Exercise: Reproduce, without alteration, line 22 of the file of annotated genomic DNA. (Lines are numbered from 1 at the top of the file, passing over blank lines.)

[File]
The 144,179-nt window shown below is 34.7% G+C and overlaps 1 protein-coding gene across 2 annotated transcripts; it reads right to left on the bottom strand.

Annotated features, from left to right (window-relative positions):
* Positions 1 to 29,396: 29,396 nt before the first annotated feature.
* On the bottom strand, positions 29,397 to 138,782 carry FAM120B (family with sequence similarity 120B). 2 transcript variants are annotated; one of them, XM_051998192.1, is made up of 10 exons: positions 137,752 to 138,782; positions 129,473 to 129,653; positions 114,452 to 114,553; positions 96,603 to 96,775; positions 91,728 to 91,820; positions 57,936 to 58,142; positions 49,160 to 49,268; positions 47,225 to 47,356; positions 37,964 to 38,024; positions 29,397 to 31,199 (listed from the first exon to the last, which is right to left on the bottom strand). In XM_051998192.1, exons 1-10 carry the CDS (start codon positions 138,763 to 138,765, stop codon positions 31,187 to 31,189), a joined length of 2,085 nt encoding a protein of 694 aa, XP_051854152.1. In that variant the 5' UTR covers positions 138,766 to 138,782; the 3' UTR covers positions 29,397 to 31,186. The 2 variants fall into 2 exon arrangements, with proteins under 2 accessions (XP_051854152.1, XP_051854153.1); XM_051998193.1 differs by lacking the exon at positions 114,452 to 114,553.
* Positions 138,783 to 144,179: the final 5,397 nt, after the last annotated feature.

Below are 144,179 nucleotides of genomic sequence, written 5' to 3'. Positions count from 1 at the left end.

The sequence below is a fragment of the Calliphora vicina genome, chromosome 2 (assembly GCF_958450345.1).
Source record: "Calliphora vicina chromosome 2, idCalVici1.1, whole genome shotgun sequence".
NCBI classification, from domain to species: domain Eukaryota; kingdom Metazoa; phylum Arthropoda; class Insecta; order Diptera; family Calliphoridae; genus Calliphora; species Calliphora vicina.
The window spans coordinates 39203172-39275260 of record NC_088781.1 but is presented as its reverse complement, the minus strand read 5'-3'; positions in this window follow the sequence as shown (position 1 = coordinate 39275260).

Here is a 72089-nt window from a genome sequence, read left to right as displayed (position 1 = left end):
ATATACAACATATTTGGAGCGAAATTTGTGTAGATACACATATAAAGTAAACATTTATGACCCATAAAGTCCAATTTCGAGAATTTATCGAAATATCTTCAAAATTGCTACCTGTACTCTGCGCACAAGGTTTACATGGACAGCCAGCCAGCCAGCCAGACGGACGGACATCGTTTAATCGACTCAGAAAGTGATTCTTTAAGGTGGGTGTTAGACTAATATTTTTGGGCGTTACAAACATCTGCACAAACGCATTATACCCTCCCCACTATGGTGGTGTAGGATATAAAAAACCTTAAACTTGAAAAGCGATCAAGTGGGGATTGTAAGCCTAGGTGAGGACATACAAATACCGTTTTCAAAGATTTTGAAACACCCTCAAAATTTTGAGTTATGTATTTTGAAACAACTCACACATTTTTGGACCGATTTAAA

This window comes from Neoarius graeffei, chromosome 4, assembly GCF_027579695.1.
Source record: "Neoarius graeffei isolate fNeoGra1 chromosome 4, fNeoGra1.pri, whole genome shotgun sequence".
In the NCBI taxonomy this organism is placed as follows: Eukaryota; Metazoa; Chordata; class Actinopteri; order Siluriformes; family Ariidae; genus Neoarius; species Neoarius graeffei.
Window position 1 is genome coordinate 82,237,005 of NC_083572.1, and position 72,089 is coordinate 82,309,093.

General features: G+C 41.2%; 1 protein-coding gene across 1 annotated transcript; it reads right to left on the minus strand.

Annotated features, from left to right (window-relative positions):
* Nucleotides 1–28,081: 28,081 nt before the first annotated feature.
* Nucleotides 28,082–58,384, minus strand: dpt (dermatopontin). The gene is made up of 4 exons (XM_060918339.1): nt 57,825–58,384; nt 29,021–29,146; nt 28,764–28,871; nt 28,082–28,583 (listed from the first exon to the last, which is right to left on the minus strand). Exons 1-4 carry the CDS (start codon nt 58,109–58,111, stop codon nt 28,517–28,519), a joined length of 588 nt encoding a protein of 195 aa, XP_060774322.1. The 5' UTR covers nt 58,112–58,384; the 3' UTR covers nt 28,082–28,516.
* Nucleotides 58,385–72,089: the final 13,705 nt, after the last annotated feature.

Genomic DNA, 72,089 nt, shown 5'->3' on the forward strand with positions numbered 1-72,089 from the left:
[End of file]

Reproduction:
Genomic DNA, 72,089 nt, shown 5'->3' on the forward strand with positions numbered 1-72,089 from the left: